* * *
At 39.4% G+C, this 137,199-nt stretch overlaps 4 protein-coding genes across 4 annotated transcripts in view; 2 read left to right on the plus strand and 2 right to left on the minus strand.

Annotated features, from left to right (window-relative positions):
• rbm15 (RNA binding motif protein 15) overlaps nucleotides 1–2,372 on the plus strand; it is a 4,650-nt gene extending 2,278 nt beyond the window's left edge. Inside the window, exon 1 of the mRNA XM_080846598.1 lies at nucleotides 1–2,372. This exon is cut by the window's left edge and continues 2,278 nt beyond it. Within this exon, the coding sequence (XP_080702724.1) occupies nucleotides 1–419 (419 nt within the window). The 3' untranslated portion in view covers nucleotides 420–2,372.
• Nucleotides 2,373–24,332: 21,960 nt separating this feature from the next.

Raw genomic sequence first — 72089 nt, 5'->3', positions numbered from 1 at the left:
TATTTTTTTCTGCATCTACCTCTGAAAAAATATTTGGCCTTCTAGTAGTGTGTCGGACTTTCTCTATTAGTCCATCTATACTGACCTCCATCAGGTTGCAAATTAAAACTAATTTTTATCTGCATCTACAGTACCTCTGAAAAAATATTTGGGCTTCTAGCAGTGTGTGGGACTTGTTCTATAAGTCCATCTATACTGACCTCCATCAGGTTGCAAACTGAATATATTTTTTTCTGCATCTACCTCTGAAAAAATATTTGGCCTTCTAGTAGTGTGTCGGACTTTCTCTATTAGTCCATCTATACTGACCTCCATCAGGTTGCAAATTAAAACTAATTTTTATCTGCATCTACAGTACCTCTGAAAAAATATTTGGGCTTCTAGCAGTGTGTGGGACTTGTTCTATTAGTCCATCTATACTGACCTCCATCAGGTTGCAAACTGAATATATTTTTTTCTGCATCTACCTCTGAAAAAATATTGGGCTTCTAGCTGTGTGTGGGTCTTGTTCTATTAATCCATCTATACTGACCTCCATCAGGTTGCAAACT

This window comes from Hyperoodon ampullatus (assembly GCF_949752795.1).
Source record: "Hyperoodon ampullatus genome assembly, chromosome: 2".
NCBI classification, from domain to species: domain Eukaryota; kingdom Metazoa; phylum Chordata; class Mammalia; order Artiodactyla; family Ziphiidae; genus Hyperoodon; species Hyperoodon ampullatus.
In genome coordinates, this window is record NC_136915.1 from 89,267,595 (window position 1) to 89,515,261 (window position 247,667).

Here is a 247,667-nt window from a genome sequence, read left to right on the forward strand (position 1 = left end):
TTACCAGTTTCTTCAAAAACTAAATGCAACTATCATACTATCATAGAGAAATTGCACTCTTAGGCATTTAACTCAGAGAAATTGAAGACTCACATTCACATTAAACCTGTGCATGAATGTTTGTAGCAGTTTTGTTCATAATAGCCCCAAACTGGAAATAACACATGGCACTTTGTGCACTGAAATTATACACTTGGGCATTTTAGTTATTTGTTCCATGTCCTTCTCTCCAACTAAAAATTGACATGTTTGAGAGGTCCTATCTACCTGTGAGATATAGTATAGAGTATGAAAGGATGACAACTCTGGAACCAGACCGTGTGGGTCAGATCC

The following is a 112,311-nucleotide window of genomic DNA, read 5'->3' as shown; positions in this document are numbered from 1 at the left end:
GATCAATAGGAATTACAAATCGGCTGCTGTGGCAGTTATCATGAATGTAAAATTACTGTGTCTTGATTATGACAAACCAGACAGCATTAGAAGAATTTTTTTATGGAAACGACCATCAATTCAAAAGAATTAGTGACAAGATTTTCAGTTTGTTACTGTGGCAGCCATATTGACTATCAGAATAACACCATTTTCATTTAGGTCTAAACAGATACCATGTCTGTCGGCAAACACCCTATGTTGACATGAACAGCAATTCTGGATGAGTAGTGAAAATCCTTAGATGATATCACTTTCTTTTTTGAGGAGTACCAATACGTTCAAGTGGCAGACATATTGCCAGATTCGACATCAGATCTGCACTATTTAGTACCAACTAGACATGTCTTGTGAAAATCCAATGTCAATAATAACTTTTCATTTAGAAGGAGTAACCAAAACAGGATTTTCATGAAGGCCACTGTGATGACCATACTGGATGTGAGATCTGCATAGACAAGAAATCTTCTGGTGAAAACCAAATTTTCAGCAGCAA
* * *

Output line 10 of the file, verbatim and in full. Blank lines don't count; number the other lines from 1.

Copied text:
In genome coordinates, this window is record NC_136915.1 from 89,267,595 (window position 1) to 89,515,261 (window position 247,667).